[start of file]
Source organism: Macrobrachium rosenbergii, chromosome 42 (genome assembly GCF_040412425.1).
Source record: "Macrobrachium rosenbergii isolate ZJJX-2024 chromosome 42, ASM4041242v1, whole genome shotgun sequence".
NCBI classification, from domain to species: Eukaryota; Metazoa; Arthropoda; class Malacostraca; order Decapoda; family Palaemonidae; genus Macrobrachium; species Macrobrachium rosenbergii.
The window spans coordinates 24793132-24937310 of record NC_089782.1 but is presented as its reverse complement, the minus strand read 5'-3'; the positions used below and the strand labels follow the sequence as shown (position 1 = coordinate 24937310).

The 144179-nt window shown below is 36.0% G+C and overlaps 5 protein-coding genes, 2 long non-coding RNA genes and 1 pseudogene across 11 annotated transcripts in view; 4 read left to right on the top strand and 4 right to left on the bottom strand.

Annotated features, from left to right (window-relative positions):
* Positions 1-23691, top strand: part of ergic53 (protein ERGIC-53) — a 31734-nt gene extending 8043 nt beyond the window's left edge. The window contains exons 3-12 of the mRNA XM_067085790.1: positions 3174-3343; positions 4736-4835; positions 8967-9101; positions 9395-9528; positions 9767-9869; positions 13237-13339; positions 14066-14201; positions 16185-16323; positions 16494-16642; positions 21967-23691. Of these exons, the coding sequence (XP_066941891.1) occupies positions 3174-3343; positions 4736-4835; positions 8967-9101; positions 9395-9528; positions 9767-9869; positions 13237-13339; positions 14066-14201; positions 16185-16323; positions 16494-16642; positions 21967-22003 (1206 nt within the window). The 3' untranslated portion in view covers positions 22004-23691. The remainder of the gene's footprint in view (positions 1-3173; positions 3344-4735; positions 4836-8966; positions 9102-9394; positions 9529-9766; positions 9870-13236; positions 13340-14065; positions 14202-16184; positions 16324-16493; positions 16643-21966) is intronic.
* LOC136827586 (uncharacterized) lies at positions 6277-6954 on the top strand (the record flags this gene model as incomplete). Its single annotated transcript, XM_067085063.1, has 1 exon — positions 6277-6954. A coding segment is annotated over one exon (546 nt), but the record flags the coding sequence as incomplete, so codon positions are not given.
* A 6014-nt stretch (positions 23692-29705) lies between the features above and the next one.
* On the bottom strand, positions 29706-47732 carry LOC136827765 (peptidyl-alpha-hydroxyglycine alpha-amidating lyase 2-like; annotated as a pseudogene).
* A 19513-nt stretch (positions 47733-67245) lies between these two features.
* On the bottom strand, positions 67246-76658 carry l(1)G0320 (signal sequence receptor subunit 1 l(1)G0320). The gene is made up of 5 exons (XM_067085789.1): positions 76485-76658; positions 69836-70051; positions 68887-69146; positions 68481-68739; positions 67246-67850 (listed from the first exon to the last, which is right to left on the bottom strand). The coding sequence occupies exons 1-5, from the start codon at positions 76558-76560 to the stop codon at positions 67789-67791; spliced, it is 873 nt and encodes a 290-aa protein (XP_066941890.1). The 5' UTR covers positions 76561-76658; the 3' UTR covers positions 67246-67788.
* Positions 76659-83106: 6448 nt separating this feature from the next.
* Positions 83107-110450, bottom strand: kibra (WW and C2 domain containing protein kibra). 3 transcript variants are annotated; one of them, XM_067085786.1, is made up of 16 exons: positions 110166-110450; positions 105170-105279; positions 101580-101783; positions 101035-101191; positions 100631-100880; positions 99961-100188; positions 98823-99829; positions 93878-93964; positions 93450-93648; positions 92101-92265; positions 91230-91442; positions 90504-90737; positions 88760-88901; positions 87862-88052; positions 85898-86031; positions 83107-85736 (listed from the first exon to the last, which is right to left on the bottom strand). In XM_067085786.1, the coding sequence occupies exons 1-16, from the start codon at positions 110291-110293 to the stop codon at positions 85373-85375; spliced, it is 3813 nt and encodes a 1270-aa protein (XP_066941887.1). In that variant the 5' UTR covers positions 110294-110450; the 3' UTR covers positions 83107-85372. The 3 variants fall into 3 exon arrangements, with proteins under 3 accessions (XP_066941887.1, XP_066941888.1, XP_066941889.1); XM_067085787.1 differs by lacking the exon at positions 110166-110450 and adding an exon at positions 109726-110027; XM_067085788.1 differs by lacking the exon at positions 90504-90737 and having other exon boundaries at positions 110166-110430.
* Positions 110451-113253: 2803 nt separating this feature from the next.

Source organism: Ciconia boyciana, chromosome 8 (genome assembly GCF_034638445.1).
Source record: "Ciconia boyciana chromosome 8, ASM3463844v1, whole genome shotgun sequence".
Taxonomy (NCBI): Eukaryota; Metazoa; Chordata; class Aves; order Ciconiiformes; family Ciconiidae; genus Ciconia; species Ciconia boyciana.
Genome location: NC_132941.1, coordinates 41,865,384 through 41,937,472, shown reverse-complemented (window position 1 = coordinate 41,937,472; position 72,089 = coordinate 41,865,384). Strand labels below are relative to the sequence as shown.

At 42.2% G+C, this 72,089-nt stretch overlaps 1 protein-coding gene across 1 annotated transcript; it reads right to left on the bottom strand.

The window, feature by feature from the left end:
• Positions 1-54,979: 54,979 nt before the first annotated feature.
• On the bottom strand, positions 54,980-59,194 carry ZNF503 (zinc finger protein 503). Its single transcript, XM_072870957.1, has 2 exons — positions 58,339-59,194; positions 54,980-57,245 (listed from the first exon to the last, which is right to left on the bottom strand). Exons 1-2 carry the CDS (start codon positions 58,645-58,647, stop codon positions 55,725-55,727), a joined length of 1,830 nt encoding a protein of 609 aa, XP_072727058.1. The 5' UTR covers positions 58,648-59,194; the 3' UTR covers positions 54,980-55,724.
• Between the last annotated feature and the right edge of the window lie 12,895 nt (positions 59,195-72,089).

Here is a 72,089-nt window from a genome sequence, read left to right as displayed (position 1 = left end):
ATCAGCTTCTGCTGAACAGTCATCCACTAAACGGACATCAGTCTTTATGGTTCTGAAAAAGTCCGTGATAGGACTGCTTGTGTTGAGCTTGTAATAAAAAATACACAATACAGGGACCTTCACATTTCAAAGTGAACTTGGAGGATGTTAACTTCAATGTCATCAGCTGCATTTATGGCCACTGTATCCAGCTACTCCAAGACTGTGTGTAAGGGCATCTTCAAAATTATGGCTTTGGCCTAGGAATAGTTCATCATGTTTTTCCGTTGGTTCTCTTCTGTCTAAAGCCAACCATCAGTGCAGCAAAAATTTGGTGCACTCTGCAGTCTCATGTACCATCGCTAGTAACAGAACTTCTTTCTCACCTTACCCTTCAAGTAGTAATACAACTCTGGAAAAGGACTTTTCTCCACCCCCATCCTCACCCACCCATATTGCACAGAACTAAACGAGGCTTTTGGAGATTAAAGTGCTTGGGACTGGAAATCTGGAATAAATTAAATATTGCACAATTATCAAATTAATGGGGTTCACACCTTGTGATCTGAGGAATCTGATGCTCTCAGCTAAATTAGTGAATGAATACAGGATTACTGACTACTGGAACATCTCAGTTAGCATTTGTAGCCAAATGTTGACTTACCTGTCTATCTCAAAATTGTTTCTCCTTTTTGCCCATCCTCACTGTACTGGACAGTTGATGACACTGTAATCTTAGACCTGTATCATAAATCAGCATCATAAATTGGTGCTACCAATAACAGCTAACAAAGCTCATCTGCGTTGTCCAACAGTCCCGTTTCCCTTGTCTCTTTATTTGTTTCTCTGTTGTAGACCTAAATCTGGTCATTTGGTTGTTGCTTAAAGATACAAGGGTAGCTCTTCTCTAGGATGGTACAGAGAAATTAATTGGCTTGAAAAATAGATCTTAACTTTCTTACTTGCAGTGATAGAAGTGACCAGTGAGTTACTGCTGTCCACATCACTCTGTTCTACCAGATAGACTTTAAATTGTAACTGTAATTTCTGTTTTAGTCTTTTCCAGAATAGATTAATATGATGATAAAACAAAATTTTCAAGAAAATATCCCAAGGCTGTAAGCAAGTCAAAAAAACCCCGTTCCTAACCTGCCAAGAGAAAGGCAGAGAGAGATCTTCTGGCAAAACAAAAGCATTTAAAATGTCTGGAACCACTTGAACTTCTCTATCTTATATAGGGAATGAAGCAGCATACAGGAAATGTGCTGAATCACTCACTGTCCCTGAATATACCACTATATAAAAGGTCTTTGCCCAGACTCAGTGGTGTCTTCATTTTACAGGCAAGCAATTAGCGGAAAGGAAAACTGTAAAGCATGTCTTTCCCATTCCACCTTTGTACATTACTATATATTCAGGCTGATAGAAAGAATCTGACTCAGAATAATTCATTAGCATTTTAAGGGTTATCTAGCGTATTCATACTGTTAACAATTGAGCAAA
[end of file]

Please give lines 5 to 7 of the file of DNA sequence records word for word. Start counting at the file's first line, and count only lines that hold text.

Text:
The 144179-nt window shown below is 36.0% G+C and overlaps 5 protein-coding genes, 2 long non-coding RNA genes and 1 pseudogene across 11 annotated transcripts in view; 4 read left to right on the top strand and 4 right to left on the bottom strand.

Annotated features, from left to right (window-relative positions):
* Positions 1-23691, top strand: part of ergic53 (protein ERGIC-53) — a 31734-nt gene extending 8043 nt beyond the window's left edge. The window contains exons 3-12 of the mRNA XM_067085790.1: positions 3174-3343; positions 4736-4835; positions 8967-9101; positions 9395-9528; positions 9767-9869; positions 13237-13339; positions 14066-14201; positions 16185-16323; positions 16494-16642; positions 21967-23691. Of these exons, the coding sequence (XP_066941891.1) occupies positions 3174-3343; positions 4736-4835; positions 8967-9101; positions 9395-9528; positions 9767-9869; positions 13237-13339; positions 14066-14201; positions 16185-16323; positions 16494-16642; positions 21967-22003 (1206 nt within the window). The 3' untranslated portion in view covers positions 22004-23691. The remainder of the gene's footprint in view (positions 1-3173; positions 3344-4735; positions 4836-8966; positions 9102-9394; positions 9529-9766; positions 9870-13236; positions 13340-14065; positions 14202-16184; positions 16324-16493; positions 16643-21966) is intronic.